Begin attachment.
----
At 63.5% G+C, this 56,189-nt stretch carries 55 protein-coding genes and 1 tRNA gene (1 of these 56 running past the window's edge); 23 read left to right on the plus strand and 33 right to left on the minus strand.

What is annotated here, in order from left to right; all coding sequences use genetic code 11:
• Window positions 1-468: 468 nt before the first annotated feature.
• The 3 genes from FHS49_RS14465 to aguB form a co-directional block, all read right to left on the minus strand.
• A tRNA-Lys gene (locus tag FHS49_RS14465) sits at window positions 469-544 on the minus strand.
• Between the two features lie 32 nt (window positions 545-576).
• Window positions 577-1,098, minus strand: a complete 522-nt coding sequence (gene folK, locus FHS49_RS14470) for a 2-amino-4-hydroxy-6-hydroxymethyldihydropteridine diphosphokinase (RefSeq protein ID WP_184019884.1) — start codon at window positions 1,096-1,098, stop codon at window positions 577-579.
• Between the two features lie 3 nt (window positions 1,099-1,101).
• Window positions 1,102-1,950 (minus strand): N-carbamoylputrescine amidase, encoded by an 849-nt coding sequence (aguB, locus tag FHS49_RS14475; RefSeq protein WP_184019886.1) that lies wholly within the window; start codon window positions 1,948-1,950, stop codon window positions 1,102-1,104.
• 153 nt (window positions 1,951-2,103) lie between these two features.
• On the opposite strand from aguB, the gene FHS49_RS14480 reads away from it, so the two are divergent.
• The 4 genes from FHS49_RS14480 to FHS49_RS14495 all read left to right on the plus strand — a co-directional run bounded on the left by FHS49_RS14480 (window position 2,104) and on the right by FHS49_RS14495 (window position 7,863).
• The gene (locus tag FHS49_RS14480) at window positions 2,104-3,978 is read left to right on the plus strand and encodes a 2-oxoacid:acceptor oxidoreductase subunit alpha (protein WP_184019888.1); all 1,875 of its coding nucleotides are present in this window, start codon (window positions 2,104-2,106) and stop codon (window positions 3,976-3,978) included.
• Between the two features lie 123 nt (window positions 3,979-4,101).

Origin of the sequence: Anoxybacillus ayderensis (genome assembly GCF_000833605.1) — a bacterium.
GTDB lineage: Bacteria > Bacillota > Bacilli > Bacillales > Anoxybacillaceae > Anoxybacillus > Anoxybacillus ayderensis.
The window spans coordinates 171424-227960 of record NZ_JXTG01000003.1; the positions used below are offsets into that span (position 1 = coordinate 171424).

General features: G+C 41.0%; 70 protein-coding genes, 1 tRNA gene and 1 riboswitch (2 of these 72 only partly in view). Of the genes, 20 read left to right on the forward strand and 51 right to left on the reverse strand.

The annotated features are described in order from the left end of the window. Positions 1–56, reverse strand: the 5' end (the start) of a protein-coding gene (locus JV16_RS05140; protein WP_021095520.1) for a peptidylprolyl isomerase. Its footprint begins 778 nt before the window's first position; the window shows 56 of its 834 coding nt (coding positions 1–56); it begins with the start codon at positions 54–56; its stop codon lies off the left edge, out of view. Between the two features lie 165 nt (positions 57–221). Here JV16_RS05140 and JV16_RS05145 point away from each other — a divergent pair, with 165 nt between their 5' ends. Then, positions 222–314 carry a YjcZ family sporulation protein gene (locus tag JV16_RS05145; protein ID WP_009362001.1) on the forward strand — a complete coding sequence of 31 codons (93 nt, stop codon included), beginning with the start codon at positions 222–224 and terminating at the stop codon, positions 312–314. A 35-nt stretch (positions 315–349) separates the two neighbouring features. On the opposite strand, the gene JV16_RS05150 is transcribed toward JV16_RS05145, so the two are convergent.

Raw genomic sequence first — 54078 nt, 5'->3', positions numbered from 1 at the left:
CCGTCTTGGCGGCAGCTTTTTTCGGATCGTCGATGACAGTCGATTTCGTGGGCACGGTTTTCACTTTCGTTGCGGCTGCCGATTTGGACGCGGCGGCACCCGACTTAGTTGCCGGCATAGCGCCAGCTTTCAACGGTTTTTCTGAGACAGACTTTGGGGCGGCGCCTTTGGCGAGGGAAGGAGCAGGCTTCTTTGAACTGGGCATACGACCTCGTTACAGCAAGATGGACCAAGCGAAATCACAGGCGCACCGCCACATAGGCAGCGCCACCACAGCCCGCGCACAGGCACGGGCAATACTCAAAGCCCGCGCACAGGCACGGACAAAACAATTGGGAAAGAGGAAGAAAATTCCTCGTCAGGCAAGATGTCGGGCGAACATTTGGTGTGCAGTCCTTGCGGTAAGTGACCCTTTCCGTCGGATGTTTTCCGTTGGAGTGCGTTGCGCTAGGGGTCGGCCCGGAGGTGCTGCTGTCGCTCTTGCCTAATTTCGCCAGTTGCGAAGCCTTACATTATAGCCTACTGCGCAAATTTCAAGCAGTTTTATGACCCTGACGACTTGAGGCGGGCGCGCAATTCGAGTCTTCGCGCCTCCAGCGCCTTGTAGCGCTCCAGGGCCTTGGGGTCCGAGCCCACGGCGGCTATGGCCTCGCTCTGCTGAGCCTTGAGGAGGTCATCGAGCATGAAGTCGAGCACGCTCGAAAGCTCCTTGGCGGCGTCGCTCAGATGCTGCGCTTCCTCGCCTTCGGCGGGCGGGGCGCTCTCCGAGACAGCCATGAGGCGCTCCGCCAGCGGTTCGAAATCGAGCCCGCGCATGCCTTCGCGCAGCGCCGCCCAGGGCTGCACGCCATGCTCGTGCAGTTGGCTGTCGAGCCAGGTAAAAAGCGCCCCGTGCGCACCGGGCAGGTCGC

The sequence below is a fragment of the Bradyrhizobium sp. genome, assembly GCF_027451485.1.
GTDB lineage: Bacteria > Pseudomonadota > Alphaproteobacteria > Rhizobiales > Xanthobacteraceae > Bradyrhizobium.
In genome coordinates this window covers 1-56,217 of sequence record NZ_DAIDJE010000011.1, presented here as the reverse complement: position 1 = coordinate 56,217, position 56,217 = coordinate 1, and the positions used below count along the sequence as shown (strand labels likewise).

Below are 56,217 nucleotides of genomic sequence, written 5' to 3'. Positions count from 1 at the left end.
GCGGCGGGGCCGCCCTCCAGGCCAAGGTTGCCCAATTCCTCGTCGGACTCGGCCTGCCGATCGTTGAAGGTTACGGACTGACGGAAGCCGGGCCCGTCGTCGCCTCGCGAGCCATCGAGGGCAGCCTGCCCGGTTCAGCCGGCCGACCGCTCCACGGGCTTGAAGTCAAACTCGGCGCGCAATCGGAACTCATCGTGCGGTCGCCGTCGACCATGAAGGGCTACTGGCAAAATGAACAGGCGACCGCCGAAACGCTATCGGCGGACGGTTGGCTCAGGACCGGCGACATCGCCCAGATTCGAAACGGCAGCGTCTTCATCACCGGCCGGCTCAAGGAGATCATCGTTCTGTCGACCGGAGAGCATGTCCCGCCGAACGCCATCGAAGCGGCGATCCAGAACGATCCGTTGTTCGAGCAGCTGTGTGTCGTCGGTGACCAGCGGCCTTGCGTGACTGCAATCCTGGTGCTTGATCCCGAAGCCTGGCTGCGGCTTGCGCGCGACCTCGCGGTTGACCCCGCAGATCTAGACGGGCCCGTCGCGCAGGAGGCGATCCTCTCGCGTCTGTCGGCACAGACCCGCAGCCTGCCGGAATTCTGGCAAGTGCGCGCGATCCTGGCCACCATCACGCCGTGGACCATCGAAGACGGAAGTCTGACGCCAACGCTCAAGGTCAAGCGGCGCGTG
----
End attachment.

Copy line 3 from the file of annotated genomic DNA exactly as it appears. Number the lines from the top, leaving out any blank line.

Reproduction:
• Window positions 1-468: 468 nt before the first annotated feature.